There is also a Physical Activity Task Force and an Education and Management Task Force within IASO, although these do not have such a large array of links and documents associated with them. For those interested in gaining a recognised qualification relating to obesity management, IASO has developed SCOPE, the Specialist Certification of Obesity Professional Education. Details of professional development events, online courses, and opportunities to apply for fellow-ship, can be found on the site.
British Nutrition Foundation: www.nutrition.org.uk
The aim of the British Nutrition Foundation (BNF) is to promote the nutritional well-being of society by interpreting and disseminating evidence-based know-ledge and advice on the relationship between diet, physical activity and health. Much of its work involves producing literature and running conferences to dis-seminate the latest information concerning nutritional topics to health professionals in the UK and Europe. It also runs an information and consultancy service and has developed ‘Food – a fact of life’ – a food and nutrition education programme for schools. This programme, including a comprehensive collection of resources for promoting healthy eating to school chil-dren, is accessible via the website. BNF task forces address the problems of particular issues where the data may be uncertain or potentially misleading, as well as investigating public health problems linked to nutrition. Details of these and other projects or con-ferences being co-ordinated by the foundation are accessible here.
A large section of the website consists of printable fact sheets (found under the ‘Healthy Eating’ tab), and is dedicated to providing healthy eating information. The ‘Nutrition Basics’ contains literature detailing nutritional requirements, offers tips for healthier packed lunches and includes the brightly coloured ‘eatwell plate’, which clearly illustrates a balanced diet. ‘Nutri-tion through Life’ provides specific nutritional infor-mation for relevant stages of life, from infancy through to older adults and includes pregnancy. The topics of obesity and physical activity are covered in ‘Nutrition and Health’ where measuring body mass index (BMI), and the prevalence of obesity and associated health problems are discussed. A wealth of information on various foods and their nutritional values is easily accessible via the ‘Food Commodities’ section. Mean-while ‘Food Science/Labels’ discusses the science be-hind food in relation to additives, preservation, canning and organic food, amongst other topics, as well as providing an illustrated section explaining food label-ling. BNF leaflets and publications are available either to download or order via the website.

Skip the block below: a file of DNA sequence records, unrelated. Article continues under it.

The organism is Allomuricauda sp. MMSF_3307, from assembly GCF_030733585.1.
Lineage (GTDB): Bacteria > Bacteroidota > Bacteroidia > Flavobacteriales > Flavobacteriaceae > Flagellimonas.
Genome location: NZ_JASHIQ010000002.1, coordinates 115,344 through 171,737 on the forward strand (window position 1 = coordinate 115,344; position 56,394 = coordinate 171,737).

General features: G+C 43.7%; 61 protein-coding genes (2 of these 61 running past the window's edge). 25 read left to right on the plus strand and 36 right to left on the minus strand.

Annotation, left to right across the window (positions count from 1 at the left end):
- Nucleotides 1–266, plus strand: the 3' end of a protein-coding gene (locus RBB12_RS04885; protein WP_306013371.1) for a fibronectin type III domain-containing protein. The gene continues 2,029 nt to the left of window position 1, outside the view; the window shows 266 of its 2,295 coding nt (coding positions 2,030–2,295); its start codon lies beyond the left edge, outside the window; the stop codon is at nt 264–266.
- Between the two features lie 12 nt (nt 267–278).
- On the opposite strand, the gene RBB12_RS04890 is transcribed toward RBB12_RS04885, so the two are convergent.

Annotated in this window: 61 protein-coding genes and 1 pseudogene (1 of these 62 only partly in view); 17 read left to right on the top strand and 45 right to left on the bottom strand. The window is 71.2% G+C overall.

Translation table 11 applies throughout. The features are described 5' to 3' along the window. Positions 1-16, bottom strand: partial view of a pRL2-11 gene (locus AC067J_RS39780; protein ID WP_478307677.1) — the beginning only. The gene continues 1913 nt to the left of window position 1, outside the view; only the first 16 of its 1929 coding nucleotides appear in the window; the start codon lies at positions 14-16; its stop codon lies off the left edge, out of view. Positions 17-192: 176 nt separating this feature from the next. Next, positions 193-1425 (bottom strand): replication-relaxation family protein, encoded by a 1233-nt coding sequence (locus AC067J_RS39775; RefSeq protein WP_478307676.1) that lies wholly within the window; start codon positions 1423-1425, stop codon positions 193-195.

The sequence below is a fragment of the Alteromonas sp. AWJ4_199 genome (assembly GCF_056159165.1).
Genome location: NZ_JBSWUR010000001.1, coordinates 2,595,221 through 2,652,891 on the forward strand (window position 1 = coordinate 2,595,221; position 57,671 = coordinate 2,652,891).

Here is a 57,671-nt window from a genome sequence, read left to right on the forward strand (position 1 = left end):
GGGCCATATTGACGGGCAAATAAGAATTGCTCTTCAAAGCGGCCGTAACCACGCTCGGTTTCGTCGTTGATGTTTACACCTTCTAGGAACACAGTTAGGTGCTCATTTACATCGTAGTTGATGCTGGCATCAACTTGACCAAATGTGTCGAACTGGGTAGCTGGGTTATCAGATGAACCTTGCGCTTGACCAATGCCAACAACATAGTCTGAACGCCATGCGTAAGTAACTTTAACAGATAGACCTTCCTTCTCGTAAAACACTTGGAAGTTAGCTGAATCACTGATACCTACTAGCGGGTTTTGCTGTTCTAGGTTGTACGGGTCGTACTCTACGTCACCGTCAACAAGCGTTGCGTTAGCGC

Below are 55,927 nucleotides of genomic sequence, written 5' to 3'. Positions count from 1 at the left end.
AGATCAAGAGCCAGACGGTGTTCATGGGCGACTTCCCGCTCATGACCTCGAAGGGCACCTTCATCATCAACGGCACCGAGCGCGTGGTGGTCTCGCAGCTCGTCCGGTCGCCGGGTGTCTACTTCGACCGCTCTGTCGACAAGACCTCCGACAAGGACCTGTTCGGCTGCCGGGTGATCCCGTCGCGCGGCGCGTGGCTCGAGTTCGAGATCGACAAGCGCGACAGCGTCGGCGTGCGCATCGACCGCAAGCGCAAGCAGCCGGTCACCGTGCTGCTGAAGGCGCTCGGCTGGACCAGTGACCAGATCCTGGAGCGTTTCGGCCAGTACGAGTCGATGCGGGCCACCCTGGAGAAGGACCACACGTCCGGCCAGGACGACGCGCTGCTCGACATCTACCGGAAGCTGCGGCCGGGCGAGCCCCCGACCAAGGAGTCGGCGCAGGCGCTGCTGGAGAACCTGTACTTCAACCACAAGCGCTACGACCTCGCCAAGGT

For further tips and advice on healthy eating the Food Standard Agency’s (FSA) ‘Eat well, be well’ website www.eatwell.gov.uk is a good place to explore. The ‘healthy weight’ section (found under the ‘healthy diet’ tab) hosts interactive resources aiming to help people manage their weight, including a BMI calcu-lator, height to weight chart, Ashwell shape chart, and a calorie calculator that can provide a rough idea of how many calories are burnt off by different physical activities. Obesity information can be found under the ‘Health Issues’ tab.
Sport England: www.sportengland.org.uk
Those wanting ideas on how to promote physical activity, and to understand the current trends in the nation’s physical fitness, should visit the website of Sport England. This is a governmental body that invests in community sport and promotes active living. As well as funding opportunities for projects aimed at getting people more involved in sport, there is a whole section for members of the public who need advice and encouragement about getting fit and healthy. Patients can be directed here to get suggestions about what sport is right for them, as well as details of a touring roadshow at which they can drop in and talk to advisors.
Health professionals should aim for the ‘Get Re-sources’ area of the website, and specifically the docu-ments listed under ‘Research’, which includes an analysis of data from national and regional surveys measuring participation in physical activity. Of par-ticular interest is a series of reports looking at what motivates or demotivates participation in sport. There is evidence on the benefits of sport, and case studies of what works to increase involvement, as well as re-search modelling the economic and health impact of increasing physical fitness.
Other useful evidence on physical activity can be found in: At Least Five a Week from the Department of Health (www.dh.gov.uk/assetRoot/04/08/09/81/04080981.pdf), Four Commonly Used Methods to In-crease Physical Activity from NICE (www.nice.org.uk/download.aspx?o=PHI002Guidance), and the ‘Staying Active’ area of the British Heart Foundation’s website (www.bhf.org.uk/keeping_your_heart_healthy/stayingactive.aspx).
In addition to the many useful resources available from these sites, you may well have an NHS-funded health-promotion library in your area that can supply leaflets, posters and models on a variety of subjects. To find a local health-promotion library search for ‘‘health promotion’’ (including the speech marks) in the Health Library and Information Services Directory (www.hlisd.org) or ask at your local NHS library.
Thanks to Kevin Burgoyne, Senior Library Assistant at Brighton and Sussex University Hospitals NHS Trust for his contributions.